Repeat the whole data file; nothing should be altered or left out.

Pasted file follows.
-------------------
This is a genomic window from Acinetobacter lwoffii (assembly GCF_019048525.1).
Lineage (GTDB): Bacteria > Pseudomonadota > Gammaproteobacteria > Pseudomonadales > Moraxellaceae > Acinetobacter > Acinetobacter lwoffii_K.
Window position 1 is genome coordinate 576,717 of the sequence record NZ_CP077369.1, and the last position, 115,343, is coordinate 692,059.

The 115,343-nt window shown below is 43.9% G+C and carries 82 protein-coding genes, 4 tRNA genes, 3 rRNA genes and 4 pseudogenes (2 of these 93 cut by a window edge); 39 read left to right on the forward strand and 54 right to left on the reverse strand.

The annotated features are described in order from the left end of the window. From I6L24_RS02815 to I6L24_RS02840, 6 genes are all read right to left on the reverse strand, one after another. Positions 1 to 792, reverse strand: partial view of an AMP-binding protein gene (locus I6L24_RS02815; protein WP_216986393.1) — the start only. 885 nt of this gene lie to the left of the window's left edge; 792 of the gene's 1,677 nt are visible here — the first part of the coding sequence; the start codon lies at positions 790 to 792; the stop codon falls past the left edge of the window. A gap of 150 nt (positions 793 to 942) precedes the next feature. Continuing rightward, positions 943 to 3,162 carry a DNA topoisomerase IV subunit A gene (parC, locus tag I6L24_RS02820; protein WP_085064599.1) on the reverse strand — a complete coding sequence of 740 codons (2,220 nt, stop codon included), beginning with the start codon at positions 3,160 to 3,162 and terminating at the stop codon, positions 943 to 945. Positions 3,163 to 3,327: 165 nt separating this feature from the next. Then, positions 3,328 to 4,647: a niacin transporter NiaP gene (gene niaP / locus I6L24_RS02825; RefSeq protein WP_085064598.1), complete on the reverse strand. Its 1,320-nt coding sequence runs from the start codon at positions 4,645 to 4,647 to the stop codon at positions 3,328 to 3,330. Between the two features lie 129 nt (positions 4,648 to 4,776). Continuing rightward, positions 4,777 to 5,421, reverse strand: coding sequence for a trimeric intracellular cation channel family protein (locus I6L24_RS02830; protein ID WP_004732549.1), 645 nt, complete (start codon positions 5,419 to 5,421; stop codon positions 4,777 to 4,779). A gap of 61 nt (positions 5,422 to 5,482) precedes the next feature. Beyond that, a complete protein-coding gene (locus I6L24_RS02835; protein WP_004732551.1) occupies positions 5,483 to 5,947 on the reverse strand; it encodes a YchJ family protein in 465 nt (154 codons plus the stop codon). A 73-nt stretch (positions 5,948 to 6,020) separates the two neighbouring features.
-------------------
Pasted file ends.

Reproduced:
This is a genomic window from Acinetobacter lwoffii (assembly GCF_019048525.1).
Lineage (GTDB): Bacteria > Pseudomonadota > Gammaproteobacteria > Pseudomonadales > Moraxellaceae > Acinetobacter > Acinetobacter lwoffii_K.
Window position 1 is genome coordinate 576,717 of the sequence record NZ_CP077369.1, and the last position, 115,343, is coordinate 692,059.

The 115,343-nt window shown below is 43.9% G+C and carries 82 protein-coding genes, 4 tRNA genes, 3 rRNA genes and 4 pseudogenes (2 of these 93 cut by a window edge); 39 read left to right on the forward strand and 54 right to left on the reverse strand.

The annotated features are described in order from the left end of the window. From I6L24_RS02815 to I6L24_RS02840, 6 genes are all read right to left on the reverse strand, one after another. Positions 1 to 792, reverse strand: partial view of an AMP-binding protein gene (locus I6L24_RS02815; protein WP_216986393.1) — the start only. 885 nt of this gene lie to the left of the window's left edge; 792 of the gene's 1,677 nt are visible here — the first part of the coding sequence; the start codon lies at positions 790 to 792; the stop codon falls past the left edge of the window. A gap of 150 nt (positions 793 to 942) precedes the next feature. Continuing rightward, positions 943 to 3,162 carry a DNA topoisomerase IV subunit A gene (parC, locus tag I6L24_RS02820; protein WP_085064599.1) on the reverse strand — a complete coding sequence of 740 codons (2,220 nt, stop codon included), beginning with the start codon at positions 3,160 to 3,162 and terminating at the stop codon, positions 943 to 945. Positions 3,163 to 3,327: 165 nt separating this feature from the next. Then, positions 3,328 to 4,647: a niacin transporter NiaP gene (gene niaP / locus I6L24_RS02825; RefSeq protein WP_085064598.1), complete on the reverse strand. Its 1,320-nt coding sequence runs from the start codon at positions 4,645 to 4,647 to the stop codon at positions 3,328 to 3,330. Between the two features lie 129 nt (positions 4,648 to 4,776). Continuing rightward, positions 4,777 to 5,421, reverse strand: coding sequence for a trimeric intracellular cation channel family protein (locus I6L24_RS02830; protein ID WP_004732549.1), 645 nt, complete (start codon positions 5,419 to 5,421; stop codon positions 4,777 to 4,779). A gap of 61 nt (positions 5,422 to 5,482) precedes the next feature. Beyond that, a complete protein-coding gene (locus I6L24_RS02835; protein WP_004732551.1) occupies positions 5,483 to 5,947 on the reverse strand; it encodes a YchJ family protein in 465 nt (154 codons plus the stop codon). A 73-nt stretch (positions 5,948 to 6,020) separates the two neighbouring features.